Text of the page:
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Archive for the ‘death’ Category

Towards Lhasa

We discussed the smell

Of the monk who set himself on fire,

Shaking our heads in half-disbelief

As our tour guides made dinner.

We camped early along the banks of

The Lhasa River,

The terrain rough-hewed and ragged.

The sunset, intense orange and purple, matching

The orange flames of our campfire matching

Those that ate his flesh.
In Liuwuxiang we waited as our gear dried.

We inquired, with barely a concern,

As to precisely where he burned,

How much further to the spot in Ngawa and

Was the spot worshiped like a shrine?

To forgotten freedom?  Was there

A plaque to commemorate?
No one talked to us about the Why.

Half- hearted questions met with steel eyes.

Such questions are better not asked

Such words carry too much weight

Baggage packed with an official taboo

Burning the tongue before utterance.

 

We discussed the smell of a monk on fire.

His ashes washed away long ago

But the smoke still presents a challenge

The stench of burning flesh

A common pain that may never leave.

 

 

 

Poets note: Most of the self immolation that has occurred in Tibet have been in the Ngawa region, not in Lhasa. Access to Ngawa is forbidden by the Chinese government for most from the west, and internet access has been severely restricted. I chose to use Lhasa in this poem to reinforce these restrictions.

For more information, go to this website; https://www.freetibet.org/about/self-immolation-protests

 

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The hardest part of a poem is always

The start.

The saddest part of a journey is often

The journey itself.
A woman in a hijab waits in the subway

The whoosh of air as a train passes by,

Rustling the edge of her scarf on her soft face.

Posters on the windows of the train mere colors as they pass

Blues and greens and lots of yellow and white, and red

Red, the color she left behind,

Not red like a sunset, but Red.

Red like the lights of an ambulance,

Red like the cheeks of a wailing child.

Red like the blood-streets and sidewalks. Red.
The lights of another passing train flicker by.

Her hijab offers no protection, no barrier is formed between the soft fabric and

Faces lit and then hidden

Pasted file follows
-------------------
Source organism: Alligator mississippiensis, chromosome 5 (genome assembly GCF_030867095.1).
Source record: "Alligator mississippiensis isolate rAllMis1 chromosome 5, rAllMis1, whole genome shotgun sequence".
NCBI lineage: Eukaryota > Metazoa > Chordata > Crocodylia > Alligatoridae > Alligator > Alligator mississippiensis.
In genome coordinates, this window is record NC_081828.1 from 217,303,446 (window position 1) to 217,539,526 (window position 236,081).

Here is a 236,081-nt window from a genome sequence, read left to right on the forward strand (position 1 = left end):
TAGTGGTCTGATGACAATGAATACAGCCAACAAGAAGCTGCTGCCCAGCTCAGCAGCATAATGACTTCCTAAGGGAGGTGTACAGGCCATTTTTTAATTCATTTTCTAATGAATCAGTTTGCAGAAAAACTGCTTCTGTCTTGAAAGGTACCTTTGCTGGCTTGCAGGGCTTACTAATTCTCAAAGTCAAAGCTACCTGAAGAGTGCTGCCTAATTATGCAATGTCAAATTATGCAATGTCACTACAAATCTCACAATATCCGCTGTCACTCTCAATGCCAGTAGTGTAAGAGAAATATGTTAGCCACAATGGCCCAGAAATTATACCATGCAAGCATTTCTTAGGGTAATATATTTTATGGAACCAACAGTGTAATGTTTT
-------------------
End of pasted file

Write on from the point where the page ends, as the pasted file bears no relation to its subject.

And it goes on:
Eyes shine momentarily and then retreat to dark.

Eyes she’s afraid to meet.

Faces she has learned not to look back at.

The color of her skin disallows contact.

The happiest part of a journey is quite often the arrival.

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To say that the situation in Syria is an absolute abomination is an understatement. I do wonder what the future will bring, of course, we all do. What price will the people finally pay? How many more will die? All the obvious questions and those perhaps less obvious. I wonder about a nation that is butchering it’s own without any seeming regard. I worry about the children who can’t go to school, who can’t drink safe water, who can’t,,, well,, it feels so insincere for me to presume what they feel. I can’t begin to understand. This is where poetry comes in. It has a very unique ability to capture the terrible and transfer the image to the conscience of the reader. The cosmic connection of imagery as only poetry can accomplish. This article is one that I found about poetry in Syria. I found it fascinating. Sad, of course, but uplifting that poets can still use their voice. I ask, dear reader, do have a look,, let their poetry reach beyond the bombs of Assad and Putin. Here is the link;

‘Poetry is a witness’ to suffering wrought by Syria’s civil war

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Harriet Tubman On The Hilltops Of Heaven

 

Prayed as she tossed stones down

Into the valley of remembrance.

And each she offered with a prayer,

A word of blessing to each name

Written one by one on each stone.

 

To those both named and unnamed,

The mild and the strong,

The wretched and the saints.

To each life ripped away by hatred

Those who empowered

Those who oppressed

Everyone who hid behind walls

Those who stood to be counted

Those who were beaten down.

Those who saw their own death

Written in front of their eyes

On burning crosses

Spread across Mother Earths bosom.

Who saw their children’s souls ascend and

Cried the tears of Virgin Mary.

Those who at the moment of death

Saw their own fate reflected

In the futures of their children.